Power Lines: Phoenix and the Making of the Modern Southwest


Product Details

Princeton University Press
Publish Date
6.14 X 9.21 X 0.75 inches | 1.13 pounds

Earn by promoting books

Earn money by sharing your favorite books through our Affiliate program.

Become an affiliate

About the Author

Andrew Needham is associate professor of history at New York University.


"Power Lines is an important contribution to urban, environmental, and western history."---Adam Rome, Journal of American History
"A complex and provocative analysis."---Julie Cohn, Environmental History
"Needham's disciplined focus on the mechanisms of power in the modern Southwest does much to clarify the origins of modern America--and to demonstrate the utter centrality of indigenous people to that story."---James Rice, AlterNative
"Needham's work is remarkable in its ability to draw together a range of actors, sites, scales, and technologies involved in the uneven development of not just Phoenix or the Navajo, but the entire Southwest. By making these connections visible, Power Lines is an important piece of scholarship for those interested in how energy, and electricity in particular, shapes the lives of people located in very different, yet connected, locations."---Conor Harrison, Planning Perspectives
"[A] tremendous accomplishment. By weaving together a swarm of previously disconnected histories and historiographies, Power Lines offers a bracing new perspective on energy, development, politics, and protest in the modern Southwest."---Thomas G. Andrews, Western Historical Quarterly
"A remarkably complex, sophisticated look at the causes and consequences of metropolitan growth in the American Southwest in the mid-twentieth century. . . . Power Lines achieves a very impressive, relatively concise synthesis of the expansion of the use of electricity in Phoenix in the mid-twentieth century while at the same time introducing original research."---Ben Ford, H-Net Reviews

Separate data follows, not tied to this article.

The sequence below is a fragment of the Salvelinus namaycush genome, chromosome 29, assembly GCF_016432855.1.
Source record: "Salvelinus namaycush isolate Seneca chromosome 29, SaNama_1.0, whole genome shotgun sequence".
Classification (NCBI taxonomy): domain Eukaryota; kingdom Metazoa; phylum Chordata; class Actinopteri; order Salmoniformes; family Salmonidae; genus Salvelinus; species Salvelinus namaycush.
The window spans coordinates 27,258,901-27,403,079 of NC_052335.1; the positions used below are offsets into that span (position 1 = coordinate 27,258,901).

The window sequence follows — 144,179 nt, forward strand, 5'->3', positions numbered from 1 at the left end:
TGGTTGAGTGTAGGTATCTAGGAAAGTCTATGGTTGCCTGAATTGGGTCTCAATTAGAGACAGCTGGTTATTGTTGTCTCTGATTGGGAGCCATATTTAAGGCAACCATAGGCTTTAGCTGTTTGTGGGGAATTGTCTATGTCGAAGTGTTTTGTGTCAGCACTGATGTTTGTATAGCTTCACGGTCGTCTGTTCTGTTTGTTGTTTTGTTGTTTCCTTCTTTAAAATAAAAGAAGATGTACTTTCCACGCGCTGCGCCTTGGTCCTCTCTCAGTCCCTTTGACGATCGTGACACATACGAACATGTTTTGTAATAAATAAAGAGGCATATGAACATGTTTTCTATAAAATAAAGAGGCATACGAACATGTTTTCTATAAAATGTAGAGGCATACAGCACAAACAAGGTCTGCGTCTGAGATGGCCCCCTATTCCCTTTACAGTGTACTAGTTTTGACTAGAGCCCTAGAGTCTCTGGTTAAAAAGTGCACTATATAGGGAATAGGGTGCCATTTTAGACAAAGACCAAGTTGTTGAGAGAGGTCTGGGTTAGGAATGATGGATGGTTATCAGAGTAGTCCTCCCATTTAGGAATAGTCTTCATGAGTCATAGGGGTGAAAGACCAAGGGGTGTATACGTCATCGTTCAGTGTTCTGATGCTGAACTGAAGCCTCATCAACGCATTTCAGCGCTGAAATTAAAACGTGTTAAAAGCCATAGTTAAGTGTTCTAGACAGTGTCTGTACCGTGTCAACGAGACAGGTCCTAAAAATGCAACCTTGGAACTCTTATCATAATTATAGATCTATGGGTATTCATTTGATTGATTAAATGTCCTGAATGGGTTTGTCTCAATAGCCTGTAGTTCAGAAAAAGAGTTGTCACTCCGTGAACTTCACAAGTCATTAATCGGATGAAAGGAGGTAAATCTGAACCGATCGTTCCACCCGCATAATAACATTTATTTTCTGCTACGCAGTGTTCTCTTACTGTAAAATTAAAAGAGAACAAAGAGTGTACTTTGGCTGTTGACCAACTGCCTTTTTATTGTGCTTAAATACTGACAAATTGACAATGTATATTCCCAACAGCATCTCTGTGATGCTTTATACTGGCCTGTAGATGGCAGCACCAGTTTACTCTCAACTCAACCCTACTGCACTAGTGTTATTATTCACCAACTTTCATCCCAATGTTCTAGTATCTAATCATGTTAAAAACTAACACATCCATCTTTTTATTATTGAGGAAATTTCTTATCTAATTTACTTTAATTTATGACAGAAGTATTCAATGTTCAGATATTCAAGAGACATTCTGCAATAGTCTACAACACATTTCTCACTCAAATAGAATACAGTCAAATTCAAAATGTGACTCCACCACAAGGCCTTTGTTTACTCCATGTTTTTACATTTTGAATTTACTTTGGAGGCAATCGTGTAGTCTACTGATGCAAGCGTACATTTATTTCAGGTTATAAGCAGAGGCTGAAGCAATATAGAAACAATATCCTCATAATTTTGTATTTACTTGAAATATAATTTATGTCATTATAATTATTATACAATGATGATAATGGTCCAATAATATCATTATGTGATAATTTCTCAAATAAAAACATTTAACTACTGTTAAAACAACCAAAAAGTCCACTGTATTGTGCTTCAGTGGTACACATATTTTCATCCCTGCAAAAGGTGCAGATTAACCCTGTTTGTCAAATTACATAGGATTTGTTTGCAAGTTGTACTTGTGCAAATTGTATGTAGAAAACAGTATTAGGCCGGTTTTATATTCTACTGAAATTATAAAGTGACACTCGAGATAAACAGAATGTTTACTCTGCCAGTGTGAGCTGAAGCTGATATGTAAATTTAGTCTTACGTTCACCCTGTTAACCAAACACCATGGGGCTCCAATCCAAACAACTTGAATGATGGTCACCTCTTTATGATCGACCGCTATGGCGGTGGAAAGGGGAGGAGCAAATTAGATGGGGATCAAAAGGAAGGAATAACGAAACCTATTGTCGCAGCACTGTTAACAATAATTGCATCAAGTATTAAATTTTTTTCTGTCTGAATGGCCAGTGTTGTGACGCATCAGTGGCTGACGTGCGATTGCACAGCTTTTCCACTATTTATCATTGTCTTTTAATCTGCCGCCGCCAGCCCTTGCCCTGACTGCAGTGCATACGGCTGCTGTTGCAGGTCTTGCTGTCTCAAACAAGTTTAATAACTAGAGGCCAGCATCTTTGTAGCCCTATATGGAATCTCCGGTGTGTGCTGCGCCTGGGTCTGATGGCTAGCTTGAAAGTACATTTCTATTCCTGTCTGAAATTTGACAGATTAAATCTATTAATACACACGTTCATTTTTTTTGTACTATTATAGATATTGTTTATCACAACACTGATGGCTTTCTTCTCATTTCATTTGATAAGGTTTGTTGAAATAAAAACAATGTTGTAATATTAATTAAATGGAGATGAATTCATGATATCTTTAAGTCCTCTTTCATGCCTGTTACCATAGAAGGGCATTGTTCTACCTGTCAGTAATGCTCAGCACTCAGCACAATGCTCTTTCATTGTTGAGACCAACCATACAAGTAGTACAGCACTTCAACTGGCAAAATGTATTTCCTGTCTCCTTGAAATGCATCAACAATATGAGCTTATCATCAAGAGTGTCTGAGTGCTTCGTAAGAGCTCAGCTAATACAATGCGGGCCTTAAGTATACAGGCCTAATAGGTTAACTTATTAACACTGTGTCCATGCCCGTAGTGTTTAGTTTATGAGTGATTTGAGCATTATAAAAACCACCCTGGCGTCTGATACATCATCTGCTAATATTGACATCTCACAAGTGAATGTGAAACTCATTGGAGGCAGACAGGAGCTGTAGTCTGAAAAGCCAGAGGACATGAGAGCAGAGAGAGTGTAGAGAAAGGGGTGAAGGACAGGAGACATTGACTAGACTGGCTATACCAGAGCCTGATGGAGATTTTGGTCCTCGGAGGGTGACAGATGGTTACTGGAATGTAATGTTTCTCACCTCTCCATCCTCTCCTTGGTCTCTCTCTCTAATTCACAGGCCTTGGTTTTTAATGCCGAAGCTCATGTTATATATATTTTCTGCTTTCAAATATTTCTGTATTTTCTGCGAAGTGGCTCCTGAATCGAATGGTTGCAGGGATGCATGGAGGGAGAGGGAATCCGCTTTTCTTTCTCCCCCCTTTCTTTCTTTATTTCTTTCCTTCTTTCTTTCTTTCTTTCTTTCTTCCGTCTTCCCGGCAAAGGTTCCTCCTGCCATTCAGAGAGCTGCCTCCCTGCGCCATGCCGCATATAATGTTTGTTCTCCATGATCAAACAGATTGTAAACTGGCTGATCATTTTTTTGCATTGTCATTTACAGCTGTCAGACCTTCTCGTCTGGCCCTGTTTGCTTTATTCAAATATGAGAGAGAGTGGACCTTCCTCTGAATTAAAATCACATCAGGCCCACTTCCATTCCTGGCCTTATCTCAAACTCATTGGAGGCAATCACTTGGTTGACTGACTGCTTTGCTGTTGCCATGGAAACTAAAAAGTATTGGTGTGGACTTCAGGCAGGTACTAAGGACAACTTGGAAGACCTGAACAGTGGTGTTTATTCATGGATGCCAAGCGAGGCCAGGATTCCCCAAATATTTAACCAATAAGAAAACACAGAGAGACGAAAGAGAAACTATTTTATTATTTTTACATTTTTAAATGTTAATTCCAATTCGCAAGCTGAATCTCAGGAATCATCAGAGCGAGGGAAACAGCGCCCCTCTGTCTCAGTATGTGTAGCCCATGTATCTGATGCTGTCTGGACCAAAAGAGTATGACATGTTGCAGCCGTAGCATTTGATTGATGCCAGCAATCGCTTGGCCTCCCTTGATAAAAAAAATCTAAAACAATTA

"In showing how coal from Indian lands became the fuel propelling modernity in the Southwest, Power Lines explores the transformative effects this energy system has had on the people and environment of the region. . . . Students and historians of the West and the American environment, as well as the general reader, will all find intriguing material about the cultural, economic, and social effects of power generation in Southwest."---Robert E. Krause, Southwestern Historical Quarterly
"Power Lines incisively explores a central contradiction of the modern Southwest. . . . Needham brilliantly pushes beyond the boundaries of 'metropolitan space as the central battleground of American politics' to reveal the power lines, physical and metaphorical, racial and spatial, that subordinated the Navajo Nation to southwestern 'growth politics.'"---Thomas E. Sheridan, Pacific Historical Review
"Rarely does a work of history unite so many seemingly disconnected fields of inquiry in such new and exciting ways. Masterfully interweaving urban, Native American, and environmental history, Power Lines is a sobering assessment of Phoenix's expansive postwar development. The legacies of the region's coal-powered history continue to shape contemporary politics, spaces, and our shared environmental future, making Power Lines as timely as it is insightful."--Ned Blackhawk, Yale University
"What is the price of power? In modern America, the answer, as Needham reveals in this pioneering book, is heartbreaking. After reading Power Lines, one will never think about cities, Native Americans, or even the simple act of switching on the air conditioner the same way ever again."--Karl Jacoby, Columbia University
"Power Lines shakes up a field that I thought was unshakable. In this marvelous book, Needham captures the nature of modern suburbia within the framework of something that is at once obvious and invisible: electricity. From the coal dug up and burned on Navajo land to feed a million Phoenix air conditioners to the Colorado River's tempting gigawatts, which served as the Cold War's hidden fuel, Power Lines tells the indispensable history of the metropolitan Southwest."--Robert O. Self, Brown University
"Power Lines is a sweeping reassessment of how energy, political economy, and environmental transformation are at the core of regional development in the postwar United States. The story here is particular to Phoenix, but it has analogs elsewhere, from Los Angeles to New York City. A complex, ambitious, and dynamically rich book."--Matthew Klingle, author of Emerald City: An Environmental History of Seattle
"Winner of the 2015 Caughey Western History Prize, Western History Association"
"Winner of the 2015 David J. Weber-Clements Prize, Western History Association"
"Winner of the 2015 Hal K. Rothman Prize, Western History Association"
"Winner of a 2015 Southwest Book Award, Border Regional Library Association"
"Winner of the 2016 George Perkins Marsh Prize, American Society for Environmental History"